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Dell XPS 17 9700  

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DrEGPU
(@dregpu)
Estimable Member
Joined: 2 years ago
 

 I was thinking about getting this laptop. Like the Apple MBP’s, the Dell XPS 17 has 4x thunderbolt ports, 2 on the left and 2 on the right. What isn’t clear to me is how the PCIe lanes are assigned here. I would like to think that there are 2X thunderbolt controllers, but I wouldn’t put it past Dell to try and make all 4 ports share the one 40Gbps bus. Does anyone know? I contacted Dell support and the person I talked to obviously was misinformed: he claimed all 4 ports could deliver 40 Gbps simultaneously. 160Gbps!? Really!? 🤣😂🤣😂🤣

This topic was modified 3 weeks ago

MBP 2018 16 inch + Razer Core X@40Gbps-TB1 (Zotac RTX 2080 Ti Amp) + Ubuntu 20.04, Win10

 
2011 13" MacBook Pro [2nd,2C,M] + RTX 2080 Ti @ 10Gbps-TB1>TB3 (Razer Core X) + Linux Ubuntu 18.04.02 LTS [build link]  


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joevt
(@joevt)
Noble Member
Joined: 3 years ago
 

The Dell XPS 17 9700 has 10th gen Ice Lake CPU with integrated Thunderbolt. There's no PCIe between the CPU and the Thunderbolt controller(s).

Read about Ice Lake Thunderbolt PCIe bandwidth at:
https://egpu.io/forums/laptop-computing/ice-lake-cpu-on-die-thunderbolt-3-controller-bandwidth/

Total PCIe bandwidth of all four ports is around 38 Gbps (from the 4778 MB/s that @itsage was able to achieve - ~20 Gbps for a single port but some benchmarks might see 22 Gbps).
You can add two DisplayPort 1.2 displays (17.28 Gbps each but I could only get up to a max ~16.4 Gbps each with my Mac mini 2018).
Maybe you can do two DisplayPort 1.4 displays (each to a different port) (25.92 Gbps each so maybe ~25 Gbps achievable max?) since Ice Lake Intel GPU supports DisplayPort 1.4 but there might be a limit on the total number of pixels per second...

So while all four ports can each do 40 Gbps, the max bandwidth on all 4 ports together is between 70 Gbps and 90 Gbps (when including DisplayPort outputs).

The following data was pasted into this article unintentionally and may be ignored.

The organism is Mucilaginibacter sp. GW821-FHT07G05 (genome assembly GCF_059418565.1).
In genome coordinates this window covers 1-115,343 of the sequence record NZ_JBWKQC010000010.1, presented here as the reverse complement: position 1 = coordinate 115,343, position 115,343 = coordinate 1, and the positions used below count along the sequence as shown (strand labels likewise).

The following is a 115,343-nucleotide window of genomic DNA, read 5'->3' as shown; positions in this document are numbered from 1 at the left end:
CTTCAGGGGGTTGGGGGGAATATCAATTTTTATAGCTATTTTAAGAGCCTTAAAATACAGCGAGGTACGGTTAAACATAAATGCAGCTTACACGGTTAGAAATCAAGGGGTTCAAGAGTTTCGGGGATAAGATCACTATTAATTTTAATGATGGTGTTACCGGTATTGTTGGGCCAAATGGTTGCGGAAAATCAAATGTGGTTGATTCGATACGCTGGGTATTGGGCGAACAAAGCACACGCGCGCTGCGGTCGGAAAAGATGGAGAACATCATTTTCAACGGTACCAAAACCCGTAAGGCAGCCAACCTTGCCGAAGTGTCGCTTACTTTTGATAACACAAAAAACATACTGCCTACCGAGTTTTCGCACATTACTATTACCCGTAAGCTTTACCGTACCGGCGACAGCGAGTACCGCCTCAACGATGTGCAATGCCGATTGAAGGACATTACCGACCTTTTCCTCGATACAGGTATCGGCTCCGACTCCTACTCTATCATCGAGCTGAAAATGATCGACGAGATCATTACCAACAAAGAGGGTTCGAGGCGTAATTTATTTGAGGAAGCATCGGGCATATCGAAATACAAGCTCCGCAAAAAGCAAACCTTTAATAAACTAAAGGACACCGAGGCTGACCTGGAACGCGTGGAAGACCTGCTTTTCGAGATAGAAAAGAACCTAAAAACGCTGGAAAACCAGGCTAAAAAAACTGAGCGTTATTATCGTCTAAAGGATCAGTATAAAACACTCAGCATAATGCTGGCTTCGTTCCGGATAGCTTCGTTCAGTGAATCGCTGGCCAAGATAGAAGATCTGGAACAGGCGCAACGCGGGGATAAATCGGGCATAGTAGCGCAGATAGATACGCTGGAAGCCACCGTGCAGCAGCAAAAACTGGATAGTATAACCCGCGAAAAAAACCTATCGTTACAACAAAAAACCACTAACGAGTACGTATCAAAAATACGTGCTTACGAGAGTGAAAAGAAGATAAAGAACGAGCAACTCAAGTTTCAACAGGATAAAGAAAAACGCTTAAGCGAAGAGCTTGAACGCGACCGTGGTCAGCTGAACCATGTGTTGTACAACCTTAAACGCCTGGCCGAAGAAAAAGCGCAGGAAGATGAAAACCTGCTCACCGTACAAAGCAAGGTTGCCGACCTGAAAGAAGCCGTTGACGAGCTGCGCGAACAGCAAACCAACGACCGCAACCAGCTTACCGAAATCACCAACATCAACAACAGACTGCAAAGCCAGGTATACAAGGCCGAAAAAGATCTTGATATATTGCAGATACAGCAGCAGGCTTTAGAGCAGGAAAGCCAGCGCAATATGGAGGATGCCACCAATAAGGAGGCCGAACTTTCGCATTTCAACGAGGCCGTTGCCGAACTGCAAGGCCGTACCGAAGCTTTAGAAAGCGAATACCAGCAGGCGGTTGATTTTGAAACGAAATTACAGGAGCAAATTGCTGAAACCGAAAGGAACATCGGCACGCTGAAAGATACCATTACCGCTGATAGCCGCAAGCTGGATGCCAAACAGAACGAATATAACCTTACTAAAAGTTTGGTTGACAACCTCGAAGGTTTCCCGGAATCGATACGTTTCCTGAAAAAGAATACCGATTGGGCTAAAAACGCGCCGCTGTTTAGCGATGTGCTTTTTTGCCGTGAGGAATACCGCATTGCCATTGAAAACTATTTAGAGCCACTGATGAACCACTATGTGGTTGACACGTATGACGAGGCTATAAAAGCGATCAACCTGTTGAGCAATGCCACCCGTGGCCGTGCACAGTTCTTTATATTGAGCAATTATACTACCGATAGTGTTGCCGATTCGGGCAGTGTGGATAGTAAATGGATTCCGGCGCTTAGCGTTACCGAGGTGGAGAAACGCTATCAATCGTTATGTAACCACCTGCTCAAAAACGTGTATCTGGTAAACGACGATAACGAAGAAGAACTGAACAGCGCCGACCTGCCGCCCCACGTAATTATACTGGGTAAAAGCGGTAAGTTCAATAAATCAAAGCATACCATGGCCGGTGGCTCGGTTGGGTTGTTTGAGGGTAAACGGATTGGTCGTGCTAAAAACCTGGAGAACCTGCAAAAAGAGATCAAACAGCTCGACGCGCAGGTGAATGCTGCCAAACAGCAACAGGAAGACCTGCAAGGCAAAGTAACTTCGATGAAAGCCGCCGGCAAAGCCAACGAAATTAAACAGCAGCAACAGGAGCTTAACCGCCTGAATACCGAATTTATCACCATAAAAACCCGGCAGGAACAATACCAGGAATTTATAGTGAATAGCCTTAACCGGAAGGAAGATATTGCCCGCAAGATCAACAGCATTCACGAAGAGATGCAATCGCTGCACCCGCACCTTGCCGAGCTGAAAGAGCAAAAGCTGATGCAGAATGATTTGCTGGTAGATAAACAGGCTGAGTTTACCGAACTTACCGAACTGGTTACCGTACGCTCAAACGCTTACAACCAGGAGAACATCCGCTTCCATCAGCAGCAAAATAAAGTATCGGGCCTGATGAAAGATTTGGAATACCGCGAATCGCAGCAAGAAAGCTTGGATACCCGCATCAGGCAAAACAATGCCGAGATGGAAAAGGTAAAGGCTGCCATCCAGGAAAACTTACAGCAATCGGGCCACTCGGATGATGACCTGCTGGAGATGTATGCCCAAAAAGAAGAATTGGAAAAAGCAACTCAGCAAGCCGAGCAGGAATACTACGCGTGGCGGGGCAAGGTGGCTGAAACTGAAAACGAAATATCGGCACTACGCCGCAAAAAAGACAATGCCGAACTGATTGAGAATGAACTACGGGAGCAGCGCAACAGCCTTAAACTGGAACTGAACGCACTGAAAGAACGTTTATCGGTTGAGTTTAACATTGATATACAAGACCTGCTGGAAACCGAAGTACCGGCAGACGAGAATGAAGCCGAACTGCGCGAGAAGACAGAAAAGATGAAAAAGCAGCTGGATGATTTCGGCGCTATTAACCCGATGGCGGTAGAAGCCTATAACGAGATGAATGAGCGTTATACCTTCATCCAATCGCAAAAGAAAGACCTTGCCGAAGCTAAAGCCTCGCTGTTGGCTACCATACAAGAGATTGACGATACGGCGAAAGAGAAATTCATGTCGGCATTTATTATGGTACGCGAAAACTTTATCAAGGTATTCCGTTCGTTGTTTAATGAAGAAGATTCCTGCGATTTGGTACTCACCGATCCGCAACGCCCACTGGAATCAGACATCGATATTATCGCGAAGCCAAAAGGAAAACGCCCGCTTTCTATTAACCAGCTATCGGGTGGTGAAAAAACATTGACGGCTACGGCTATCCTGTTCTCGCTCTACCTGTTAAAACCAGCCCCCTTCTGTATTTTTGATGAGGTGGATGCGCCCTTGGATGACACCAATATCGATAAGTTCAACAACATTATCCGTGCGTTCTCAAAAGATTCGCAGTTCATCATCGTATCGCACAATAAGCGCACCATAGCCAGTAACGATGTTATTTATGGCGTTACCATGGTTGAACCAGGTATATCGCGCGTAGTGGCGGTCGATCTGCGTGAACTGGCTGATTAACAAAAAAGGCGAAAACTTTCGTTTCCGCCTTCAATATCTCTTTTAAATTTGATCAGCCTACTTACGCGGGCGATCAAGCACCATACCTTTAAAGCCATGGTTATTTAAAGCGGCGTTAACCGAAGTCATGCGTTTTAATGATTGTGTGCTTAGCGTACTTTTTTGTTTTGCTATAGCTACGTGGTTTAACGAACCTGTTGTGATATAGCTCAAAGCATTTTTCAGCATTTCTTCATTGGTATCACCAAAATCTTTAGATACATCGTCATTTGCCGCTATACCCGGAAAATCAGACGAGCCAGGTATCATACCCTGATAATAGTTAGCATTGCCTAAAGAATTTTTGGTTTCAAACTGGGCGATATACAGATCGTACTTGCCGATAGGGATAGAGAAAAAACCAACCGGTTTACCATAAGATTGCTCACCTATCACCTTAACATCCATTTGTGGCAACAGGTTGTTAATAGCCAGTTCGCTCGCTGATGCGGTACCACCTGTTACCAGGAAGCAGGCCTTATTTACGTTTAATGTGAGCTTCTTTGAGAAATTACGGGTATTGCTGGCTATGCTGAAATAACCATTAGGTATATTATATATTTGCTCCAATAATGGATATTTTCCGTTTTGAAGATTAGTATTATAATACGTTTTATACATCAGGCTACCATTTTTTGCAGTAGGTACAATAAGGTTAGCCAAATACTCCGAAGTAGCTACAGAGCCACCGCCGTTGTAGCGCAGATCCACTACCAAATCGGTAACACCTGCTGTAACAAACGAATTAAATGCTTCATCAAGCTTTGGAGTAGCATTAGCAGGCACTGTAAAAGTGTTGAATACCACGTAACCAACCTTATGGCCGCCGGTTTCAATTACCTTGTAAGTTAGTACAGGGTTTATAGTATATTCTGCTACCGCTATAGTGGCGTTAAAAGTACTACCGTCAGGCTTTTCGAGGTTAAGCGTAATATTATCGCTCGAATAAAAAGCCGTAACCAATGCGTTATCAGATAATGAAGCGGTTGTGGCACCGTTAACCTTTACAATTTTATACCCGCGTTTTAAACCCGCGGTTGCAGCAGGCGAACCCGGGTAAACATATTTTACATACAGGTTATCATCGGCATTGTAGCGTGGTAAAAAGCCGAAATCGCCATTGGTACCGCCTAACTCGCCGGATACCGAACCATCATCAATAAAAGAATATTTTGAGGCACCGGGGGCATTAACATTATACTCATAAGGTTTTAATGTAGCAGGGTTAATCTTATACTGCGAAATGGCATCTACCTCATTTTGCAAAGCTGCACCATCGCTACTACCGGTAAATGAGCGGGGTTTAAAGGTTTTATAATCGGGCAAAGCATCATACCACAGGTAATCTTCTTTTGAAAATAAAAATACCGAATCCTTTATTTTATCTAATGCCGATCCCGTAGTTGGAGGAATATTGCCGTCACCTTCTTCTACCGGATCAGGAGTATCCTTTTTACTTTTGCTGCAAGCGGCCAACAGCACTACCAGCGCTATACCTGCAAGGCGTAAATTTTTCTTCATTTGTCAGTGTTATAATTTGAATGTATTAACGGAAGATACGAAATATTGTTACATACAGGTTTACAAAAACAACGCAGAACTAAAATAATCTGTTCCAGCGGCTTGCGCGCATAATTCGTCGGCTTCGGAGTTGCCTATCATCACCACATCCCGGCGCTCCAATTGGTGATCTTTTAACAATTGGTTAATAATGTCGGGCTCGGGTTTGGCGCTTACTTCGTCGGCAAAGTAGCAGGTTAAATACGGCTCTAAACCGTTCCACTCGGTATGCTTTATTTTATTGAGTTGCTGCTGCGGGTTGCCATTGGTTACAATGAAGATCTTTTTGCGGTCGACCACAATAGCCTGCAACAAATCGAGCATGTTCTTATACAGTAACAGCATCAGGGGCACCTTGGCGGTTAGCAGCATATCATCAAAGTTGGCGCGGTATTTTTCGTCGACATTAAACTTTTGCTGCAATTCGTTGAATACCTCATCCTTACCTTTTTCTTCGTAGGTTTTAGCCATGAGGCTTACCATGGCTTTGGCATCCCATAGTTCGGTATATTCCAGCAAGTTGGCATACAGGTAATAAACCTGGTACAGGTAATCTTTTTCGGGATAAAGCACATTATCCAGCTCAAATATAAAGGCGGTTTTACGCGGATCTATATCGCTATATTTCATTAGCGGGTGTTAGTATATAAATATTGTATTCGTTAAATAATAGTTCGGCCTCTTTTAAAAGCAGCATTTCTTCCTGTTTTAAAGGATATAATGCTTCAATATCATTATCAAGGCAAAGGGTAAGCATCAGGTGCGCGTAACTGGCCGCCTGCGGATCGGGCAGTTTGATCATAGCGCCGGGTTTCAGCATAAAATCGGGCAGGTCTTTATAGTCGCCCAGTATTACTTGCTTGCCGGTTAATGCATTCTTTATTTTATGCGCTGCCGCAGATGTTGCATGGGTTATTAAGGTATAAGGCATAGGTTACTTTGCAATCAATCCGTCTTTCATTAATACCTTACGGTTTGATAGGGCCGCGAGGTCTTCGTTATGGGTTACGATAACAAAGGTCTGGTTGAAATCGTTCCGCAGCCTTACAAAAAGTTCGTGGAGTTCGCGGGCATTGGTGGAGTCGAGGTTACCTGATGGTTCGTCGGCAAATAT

For PCIe traffic, the setup of the Ice Lake Thunderbolt controllers is better than dual discrete Thunderbolt controllers because you can RAID any two Thunderbolt ports together without hitting the ~23 Gbps limit of a single discrete Thunderbolt controller. The limit from raiding four ports of dual discrete Thunderbolt controllers will be 23 Gbps x 2 (= 46 Gbps) or less - it is unknown if it can beat the 38 Gbps limit of four ports from Ice Lake. Anyway, I don't know of any PC laptops with dual discrete Thunderbolt controllers.

Remember that Thunderbolt can send and receive at the same time. I added the higher D2H numbers of the PCIe tests with the H2D numbers of DisplayPort but I should do H2D for both which would lower the PCIe numbers slightly - but maybe there exists a PCIe device that has a higher H2D number compared to D2H?

Mac mini (2018), Mac Pro (Early 2008), MacBook Pro (Retina, 15-inch, Mid 2015), GA-Z170X-Gaming 7, Sapphire Pulse Radeon RX 580 8GB GDDR5, Sonnet Echo Express III-D, Trebleet Thunderbolt 3 to NVMe M.2 case


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DrEGPU
(@dregpu)
Estimable Member
Joined: 2 years ago
 

Thanks for the thoughtful reply. I was mainly asking, because I want to try 2x eGPU’s but would like to give each eGPU as much bandwidth as possible. I was doing this with dual 1080’s in eGPU’s on a MacBook Pro with 4x TB3 ports. 

MBP 2018 16 inch + Razer Core X@40Gbps-TB1 (Zotac RTX 2080 Ti Amp) + Ubuntu 20.04, Win10

 
2011 13" MacBook Pro [2nd,2C,M] + RTX 2080 Ti @ 10Gbps-TB1>TB3 (Razer Core X) + Linux Ubuntu 18.04.02 LTS [build link]  


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itsage
(@itsage)
Illustrious Member Admin
Joined: 4 years ago
 

@dregpu, The Thunderbolt 3 performance on the XPS 9700 would be similar to the 2020 13-in Ice Lake MacBook Pro. You can connect the dual eGPUs on the same side or on separate side.

 

external graphics card builds
best laptops for external GPU
eGPU enclosure buyer's guide

 
2013 Mac Pro (FP D500 x2) [3rd,12C,E] + RX 5700 XT @ 16Gbps-TB2>TB3 (Mantiz Saturn Pro) + macOS 11 [build link]  


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